In The Clutch
Let’s call it like it is. A kicker is best remembered for what they do in the clutch, whether that is a fair assessment or not.
The ability to make kicks when the game is on the line is what most fans will recollect about their kicker. Netten further solidified his legacy by drilling a 42-yard field goal with 0:02 seconds left to defeat in-state rival Iowa, 20-17 in Iowa City.
It was a big time kick and just the first game-winning, last-minute field goal by a Cyclone since Shaggy made his mark against the Hawkeyes in 2007 when he tied the school record by connecting on five field goals, including the game-clincher with 0:01 seconds left.
Who has the most last-minute game-winning/tie-saving field goals in school history? It’s Shudak with three and Rick Frank is second with two.
Last-minute FGs to win games/save ties
2014- Cole Netten vs. Iowa, 20-17 (42 yards, 0:02)
2007- Bret Culbertson vs. Iowa, 15-13 (28 yards, 0:01)
1991- Ty Stewart vs. Rice, 28-27 (40 yards, 0:32)
1990- Jeff Shudak vs. Kansas, 34-34 (53 yards, 0:18)
1990- Jeff Shudak vs. Missouri, 27-25 (36 yards, 0:14)
1987- Jeff Shudak vs. Kansas State, 16-14 (39 yards, 0:46)
1986- Rick Frank vs. Kansas, 13-10 (33 yards, 0:05)
1985- Rick Frank vs. Vanderbilt, 20-17 (34 yards, 0:03)
1983- Marc Bachrodt vs. Kansas, 38-35 (47 yards, 0:03)
Rick Frank made two last-minute game-winning FGs in his Cyclone career.
The Last-Second Field Goal That Didn’t Make The List
The above list is missing a last-second field goal by Rick Frank against Missouri in 1986. Frank booted a 25-yard field goal with 0:02 seconds left to give the Cyclones a 37-14 victory….yes, a 37-14 victory.
So the question must be asked. Why would Frank attempt a field goal in the closing seconds with a 20-point lead?
Former athletics communications director and current director of programmer for Cyclones.tv Tom Kroeschell explains.
“Rick wasn’t expecting to be called,” Kroeschell said. “He ran out there and kicked it. He was definitely surprised.”
What precipitated former Cyclone head coach Jim Criner’s decision was what occurred during the week leading up to the game.
“Missouri head coach Woody Widenhofer had made some type of an allusion that he was closing his practices because he was worried that ISU was going to spy on them. The ISU coaching staff took that as an insult,” Kroeschell said.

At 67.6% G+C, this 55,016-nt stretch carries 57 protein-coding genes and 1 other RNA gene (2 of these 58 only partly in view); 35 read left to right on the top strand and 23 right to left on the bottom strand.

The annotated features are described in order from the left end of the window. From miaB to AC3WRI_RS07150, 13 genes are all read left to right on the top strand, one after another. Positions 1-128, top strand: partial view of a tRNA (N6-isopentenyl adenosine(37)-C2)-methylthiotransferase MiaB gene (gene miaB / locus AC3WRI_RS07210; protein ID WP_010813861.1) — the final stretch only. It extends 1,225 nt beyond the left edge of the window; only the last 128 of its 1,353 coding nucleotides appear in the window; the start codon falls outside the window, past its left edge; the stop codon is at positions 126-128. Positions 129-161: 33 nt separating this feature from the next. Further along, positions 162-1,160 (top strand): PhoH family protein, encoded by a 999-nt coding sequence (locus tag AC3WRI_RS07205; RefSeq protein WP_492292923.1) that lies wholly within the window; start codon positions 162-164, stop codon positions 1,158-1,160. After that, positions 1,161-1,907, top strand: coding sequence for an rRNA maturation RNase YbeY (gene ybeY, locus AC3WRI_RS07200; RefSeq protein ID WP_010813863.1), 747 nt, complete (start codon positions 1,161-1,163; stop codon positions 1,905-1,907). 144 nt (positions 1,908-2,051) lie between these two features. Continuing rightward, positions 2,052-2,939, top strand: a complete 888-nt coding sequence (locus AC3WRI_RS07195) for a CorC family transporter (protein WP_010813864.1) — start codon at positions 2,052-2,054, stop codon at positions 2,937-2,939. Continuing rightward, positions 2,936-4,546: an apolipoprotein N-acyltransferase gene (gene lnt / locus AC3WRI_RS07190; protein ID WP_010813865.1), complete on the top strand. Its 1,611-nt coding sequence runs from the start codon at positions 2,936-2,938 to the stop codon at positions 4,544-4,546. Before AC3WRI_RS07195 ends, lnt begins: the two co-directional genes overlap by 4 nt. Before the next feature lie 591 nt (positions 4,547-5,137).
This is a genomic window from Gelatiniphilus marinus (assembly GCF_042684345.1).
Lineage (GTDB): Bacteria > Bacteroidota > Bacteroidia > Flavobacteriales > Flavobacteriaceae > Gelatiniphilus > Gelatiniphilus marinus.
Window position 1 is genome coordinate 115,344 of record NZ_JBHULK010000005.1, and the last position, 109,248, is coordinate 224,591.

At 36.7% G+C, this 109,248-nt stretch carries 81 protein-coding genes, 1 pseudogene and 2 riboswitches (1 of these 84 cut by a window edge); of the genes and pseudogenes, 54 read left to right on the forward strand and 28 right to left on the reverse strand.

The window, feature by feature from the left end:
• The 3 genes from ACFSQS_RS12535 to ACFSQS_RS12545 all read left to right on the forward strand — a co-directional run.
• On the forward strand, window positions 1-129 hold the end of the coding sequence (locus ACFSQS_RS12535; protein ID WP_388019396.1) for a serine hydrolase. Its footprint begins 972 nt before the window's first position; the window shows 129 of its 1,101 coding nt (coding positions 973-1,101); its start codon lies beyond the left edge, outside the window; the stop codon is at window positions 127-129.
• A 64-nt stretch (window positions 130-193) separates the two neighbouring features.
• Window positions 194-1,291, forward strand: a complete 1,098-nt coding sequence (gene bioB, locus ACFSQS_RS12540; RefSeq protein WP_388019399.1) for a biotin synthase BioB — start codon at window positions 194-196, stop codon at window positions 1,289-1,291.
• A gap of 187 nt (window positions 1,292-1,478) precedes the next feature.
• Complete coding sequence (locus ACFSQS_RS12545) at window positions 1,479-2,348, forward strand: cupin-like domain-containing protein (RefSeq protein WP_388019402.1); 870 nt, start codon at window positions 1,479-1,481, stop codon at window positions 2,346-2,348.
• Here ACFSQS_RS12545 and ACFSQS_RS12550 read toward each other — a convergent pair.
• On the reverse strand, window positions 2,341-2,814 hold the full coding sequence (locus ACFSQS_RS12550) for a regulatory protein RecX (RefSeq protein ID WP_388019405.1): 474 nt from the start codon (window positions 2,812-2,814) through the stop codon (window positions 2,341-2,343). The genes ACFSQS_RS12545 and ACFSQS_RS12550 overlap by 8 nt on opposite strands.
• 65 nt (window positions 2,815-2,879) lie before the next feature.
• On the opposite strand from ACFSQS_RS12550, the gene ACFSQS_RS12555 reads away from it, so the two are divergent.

“After Rick’s kick and the game was over, some of the Missouri coaches came over toward the ISU coaches and had a few words for them. Basically it was a week-long standoff between the two coaching staffs.”
Alex Giffords was an All-Big Eight kicker for the Cyclones from 1979-82.
Kickers Being Kickers
Kickers have always had the reputation of being a little flaky. I guess it’s in their DNA. If you haven’t had the opportunity to meet Netten, however, you would soon find out how well-respected he is among his teammates in the locker room.
Another outstanding quality of Netten is that he doesn’t take himself too seriously and has a great sense of humor. This tweet confirms that.
I was told a wonderful story recently by former ISU sports information director Kirk Hendrix on Alex Giffords, ISU’s all-conference kicker from 1979-82. Giffords was one of ISU’s first international student-athletes, growing up in Mexico before moving to Tucson, Ariz., for his senior season in high school.
A first-team all-Big Eight kicker in 1980, Giffords was also one of ISU’s first soccer-style kickers. When his career was over, a Cyclone fan asked Giffords if he could help coach his son’s football team.
Giffords simply replied, “I don’t know anything about football. I just kick football.”
Kickers being kickers.